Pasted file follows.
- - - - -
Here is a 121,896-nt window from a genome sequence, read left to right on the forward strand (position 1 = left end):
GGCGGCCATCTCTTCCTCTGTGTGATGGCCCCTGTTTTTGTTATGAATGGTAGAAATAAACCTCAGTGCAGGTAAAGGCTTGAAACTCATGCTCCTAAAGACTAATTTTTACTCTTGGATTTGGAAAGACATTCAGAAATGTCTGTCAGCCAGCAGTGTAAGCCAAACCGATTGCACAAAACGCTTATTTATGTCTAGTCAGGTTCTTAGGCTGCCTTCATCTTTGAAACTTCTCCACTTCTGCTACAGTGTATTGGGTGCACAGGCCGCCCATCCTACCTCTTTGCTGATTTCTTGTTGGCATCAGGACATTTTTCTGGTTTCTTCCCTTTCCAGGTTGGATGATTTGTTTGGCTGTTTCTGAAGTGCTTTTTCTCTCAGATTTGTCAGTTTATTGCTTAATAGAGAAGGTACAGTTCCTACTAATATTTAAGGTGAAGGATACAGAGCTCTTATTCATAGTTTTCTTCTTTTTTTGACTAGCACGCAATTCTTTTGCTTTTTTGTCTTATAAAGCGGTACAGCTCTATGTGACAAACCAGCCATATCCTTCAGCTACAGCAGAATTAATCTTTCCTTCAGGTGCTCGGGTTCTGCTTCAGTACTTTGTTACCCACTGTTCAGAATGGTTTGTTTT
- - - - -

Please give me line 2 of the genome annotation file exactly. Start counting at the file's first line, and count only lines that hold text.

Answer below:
GGCGGCCATCTCTTCCTCTGTGTGATGGCCCCTGTTTTTGTTATGAATGGTAGAAATAAACCTCAGTGCAGGTAAAGGCTTGAAACTCATGCTCCTAAAGACTAATTTTTACTCTTGGATTTGGAAAGACATTCAGAAATGTCTGTCAGCCAGCAGTGTAAGCCAAACCGATTGCACAAAACGCTTATTTATGTCTAGTCAGGTTCTTAGGCTGCCTTCATCTTTGAAACTTCTCCACTTCTGCTACAGTGTATTGGGTGCACAGGCCGCCCATCCTACCTCTTTGCTGATTTCTTGTTGGCATCAGGACATTTTTCTGGTTTCTTCCCTTTCCAGGTTGGATGATTTGTTTGGCTGTTTCTGAAGTGCTTTTTCTCTCAGATTTGTCAGTTTATTGCTTAATAGAGAAGGTACAGTTCCTACTAATATTTAAGGTGAAGGATACAGAGCTCTTATTCATAGTTTTCTTCTTTTTTTGACTAGCACGCAATTCTTTTGCTTTTTTGTCTTATAAAGCGGTACAGCTCTATGTGACAAACCAGCCATATCCTTCAGCTACAGCAGAATTAATCTTTCCTTCAGGTGCTCGGGTTCTGCTTCAGTACTTTGTTACCCACTGTTCAGAATGGTTTGTTTT